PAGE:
As a researcher or research institution:

  • Involve policy-makers in research. Policy-makers who are consulted at the initial stages of a research project tend to be more open since they can actively participate and hence have a stake in shaping the research questions, and thereby take "ownership" of the research as well. Regular interaction during the research project can help adjusting the questions researched and the tools used to the needs of policy makers.

2. How to make applied research policy-relevant (2)

  • Make sure that your research addresses issues of policy relevance to your country by:

  • Approaching permanent missions in Geneva which can act as facilitators by providing information regarding current policy-relevant research questions.

  • Attending national or international conferences whenever possible; alternatively, background papers for expert meetings at UNCTAD, for instance, can also provide suggestions of possible areas of trade-related research.

  • Consulting websites of international organizations, such as UNCTAD (and the Vi website) the WTO or others, to keep up-to-date with topical issues in the area of trade policy.

2. How to make applied research policy-relevant (3)

As a policy maker:

  • Involve researchers in the policy-making process to convey specific needs:

    • Establish partnerships, multi-sectoral committees or policy forums where policy makers, private sector and academia can interact and discuss national development strategies and priorities.

    • Consider making researchers members of official delegations and inviting senior researchers to participate in trade policy reviews to expose them to relevant questions. Researchers can interpret recommendations from international institutions in the context of national trade and development policies.

2. How to make applied research policy-relevant (4)

Data access:

  • Improve data accessibility by creating a "trade data desk" e.g. within the ministry of trade to facilitate research or other dissemination activities.

3. How to communicate research findings to policy makers and disseminate your research

Create trust and credibility:

  • Be honest about underlying assumptions used in models and other methodologies, and do not sell simulation outcomes as certain predictions. The researcher also has the responsibility to explain the caveats of a model. Do not assume that policy makers understand the assumptions without you pointing them out.

  • Use sensitivity analyses to show the range of potential outcomes. Provide a benchmark case and various scenarios which are based on the same assumptions in your simulation analysis. Research that shows the effects of a menu of options will be more credible than presenting absolute numbers (e.g. in Computable General Equilibrium Analysis of WTO negotiation rounds).

  • Make sure that data sources are credible.

3. How to communicate research findings to policy makers and disseminate your research (2)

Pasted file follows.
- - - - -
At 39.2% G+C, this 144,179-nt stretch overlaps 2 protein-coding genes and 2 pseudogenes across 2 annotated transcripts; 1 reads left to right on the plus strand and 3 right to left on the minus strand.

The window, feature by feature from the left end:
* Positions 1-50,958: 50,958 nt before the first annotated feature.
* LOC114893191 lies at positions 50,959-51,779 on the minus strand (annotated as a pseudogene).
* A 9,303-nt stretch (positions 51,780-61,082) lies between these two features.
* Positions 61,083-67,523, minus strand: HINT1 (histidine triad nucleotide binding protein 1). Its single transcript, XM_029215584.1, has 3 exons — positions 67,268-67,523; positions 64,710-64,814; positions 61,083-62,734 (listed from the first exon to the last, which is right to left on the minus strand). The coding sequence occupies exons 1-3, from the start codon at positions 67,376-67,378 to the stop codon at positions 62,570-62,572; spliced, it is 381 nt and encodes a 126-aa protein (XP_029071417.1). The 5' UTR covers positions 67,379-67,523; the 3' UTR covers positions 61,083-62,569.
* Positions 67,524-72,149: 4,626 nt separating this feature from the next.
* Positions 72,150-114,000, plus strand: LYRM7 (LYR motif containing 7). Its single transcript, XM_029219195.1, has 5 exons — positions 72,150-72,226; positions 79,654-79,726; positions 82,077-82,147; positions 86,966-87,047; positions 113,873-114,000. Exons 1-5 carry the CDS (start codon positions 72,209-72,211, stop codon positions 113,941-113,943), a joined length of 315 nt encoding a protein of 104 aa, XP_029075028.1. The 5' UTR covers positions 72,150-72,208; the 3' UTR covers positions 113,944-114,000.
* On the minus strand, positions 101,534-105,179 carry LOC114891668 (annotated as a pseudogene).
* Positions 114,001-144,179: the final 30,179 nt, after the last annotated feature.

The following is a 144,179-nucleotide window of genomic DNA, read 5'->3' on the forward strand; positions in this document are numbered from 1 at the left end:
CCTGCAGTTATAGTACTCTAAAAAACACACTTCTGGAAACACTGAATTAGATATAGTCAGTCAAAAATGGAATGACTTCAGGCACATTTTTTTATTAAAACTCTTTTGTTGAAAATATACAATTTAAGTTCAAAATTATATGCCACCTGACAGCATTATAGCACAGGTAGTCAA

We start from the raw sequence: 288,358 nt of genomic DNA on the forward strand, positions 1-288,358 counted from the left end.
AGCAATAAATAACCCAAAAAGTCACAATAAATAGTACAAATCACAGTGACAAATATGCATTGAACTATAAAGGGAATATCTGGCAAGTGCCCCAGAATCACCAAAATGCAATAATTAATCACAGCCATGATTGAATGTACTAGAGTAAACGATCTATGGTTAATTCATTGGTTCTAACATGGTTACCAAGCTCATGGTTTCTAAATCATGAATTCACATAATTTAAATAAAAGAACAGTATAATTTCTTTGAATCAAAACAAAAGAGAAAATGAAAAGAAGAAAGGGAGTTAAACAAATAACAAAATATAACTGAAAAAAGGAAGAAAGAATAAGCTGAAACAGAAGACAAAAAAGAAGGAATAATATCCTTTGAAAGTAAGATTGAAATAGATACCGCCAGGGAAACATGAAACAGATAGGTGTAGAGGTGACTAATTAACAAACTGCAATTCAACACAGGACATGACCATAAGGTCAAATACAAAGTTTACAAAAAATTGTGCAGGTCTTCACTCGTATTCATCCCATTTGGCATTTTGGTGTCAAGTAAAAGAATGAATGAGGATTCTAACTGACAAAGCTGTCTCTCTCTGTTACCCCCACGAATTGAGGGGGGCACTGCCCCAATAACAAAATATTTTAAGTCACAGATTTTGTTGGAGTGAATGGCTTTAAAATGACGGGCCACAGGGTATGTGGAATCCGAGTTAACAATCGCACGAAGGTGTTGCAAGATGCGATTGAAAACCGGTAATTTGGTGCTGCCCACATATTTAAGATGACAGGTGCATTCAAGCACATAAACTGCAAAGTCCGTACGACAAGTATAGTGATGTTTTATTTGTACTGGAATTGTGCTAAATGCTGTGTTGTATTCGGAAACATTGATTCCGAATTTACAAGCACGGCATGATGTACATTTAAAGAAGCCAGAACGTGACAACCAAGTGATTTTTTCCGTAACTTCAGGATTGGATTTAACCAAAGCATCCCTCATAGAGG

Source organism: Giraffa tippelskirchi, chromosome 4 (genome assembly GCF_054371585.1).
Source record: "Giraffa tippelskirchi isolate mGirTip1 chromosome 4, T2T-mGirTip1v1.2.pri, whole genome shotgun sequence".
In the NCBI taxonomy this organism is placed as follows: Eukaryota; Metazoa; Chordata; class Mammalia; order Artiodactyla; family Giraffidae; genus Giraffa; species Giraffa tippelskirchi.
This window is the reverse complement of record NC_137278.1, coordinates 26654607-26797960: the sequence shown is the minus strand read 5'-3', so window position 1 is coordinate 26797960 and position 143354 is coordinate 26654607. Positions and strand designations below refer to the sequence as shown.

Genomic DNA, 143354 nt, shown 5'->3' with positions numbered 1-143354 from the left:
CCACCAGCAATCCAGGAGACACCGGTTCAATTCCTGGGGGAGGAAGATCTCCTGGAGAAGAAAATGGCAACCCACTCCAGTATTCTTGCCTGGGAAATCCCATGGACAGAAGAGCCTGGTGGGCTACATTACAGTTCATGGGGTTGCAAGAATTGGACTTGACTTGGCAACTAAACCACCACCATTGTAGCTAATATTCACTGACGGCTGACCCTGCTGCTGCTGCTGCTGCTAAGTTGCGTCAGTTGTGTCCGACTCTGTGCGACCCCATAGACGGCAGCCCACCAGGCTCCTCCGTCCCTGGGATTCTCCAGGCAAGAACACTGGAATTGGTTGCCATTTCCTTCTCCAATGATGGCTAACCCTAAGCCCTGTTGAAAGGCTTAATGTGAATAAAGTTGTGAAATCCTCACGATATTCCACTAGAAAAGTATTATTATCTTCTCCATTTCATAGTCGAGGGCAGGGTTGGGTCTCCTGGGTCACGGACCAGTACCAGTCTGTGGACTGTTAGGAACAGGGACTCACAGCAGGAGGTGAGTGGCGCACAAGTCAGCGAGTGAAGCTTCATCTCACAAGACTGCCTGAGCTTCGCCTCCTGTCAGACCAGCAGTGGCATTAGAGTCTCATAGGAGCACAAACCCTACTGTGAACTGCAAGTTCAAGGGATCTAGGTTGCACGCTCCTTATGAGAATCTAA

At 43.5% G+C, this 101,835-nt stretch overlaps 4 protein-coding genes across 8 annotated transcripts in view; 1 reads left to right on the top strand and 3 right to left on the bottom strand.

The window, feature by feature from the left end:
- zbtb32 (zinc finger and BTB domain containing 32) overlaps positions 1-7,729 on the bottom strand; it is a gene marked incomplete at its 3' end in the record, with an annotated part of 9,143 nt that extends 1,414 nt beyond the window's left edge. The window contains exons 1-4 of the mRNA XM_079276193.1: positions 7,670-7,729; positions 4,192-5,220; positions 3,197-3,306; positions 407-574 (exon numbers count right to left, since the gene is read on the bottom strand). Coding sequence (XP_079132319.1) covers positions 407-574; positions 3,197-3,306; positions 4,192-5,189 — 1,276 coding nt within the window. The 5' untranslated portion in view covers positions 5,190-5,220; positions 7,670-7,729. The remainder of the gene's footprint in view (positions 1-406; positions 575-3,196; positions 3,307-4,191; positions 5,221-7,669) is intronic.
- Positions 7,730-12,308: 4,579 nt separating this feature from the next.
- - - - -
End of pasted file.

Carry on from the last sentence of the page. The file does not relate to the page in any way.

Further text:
Ensure that policy-makers understand your research:

  • Make your findings readable and understandable to non-economists: use simpler language, provide a brief and concise non-mathematical outline, and focus on the application rather than the theoretical background. Provide targeted research, which provides suggestions that can be implemented by policy makers (e.g. with respect to a negotiating position in the Doha Round).

  • Policy briefs which are "custom-tailored" to policy makers' needs and case studies can be useful formats to illustrate findings and communicate the main results to policy-makers

3. How to communicate research findings to policy makers and disseminate your research (3)


  • Research institutions should develop a dissemination or marketing strategy, which could involve having conferences at the university, sending regular policy briefs to relevant ministries and NGOs, establishing personal contacts with policy-makers. A communication strategy should also define the format used to disseminate research findings, such as concise policy briefs.

  • Think about stakeholders and interested parties beyond the ministries you are currently involved with. Trade is a multidisciplinary topic and policy-makers may not be as aware of it as they need to be.

4. Sustainability and Funding of Research

  • As a policy maker, consider contacting and funding national research teams instead of outsourcing research. Investing in local research represents a means of long-term local capacity-building and institution-building.

  • As a teacher, do not forget that students are future policy makers and researchers. Enhance the role of applied research also in your teaching by integrating policy-relevant topics and methodologies into the curriculum. Although policy research will be mainly conducted by senior researchers, younger researchers could be involved to start bringing them in contact with policy-relevant questions and research tools.

  • To enhance the quality of local research, governments should invest in data collection, as well as dissemination.

  • Funds from international donors are increasingly given on unconditional terms (e.g. DFID), which could help research institutions to provide targeted and country-specific research.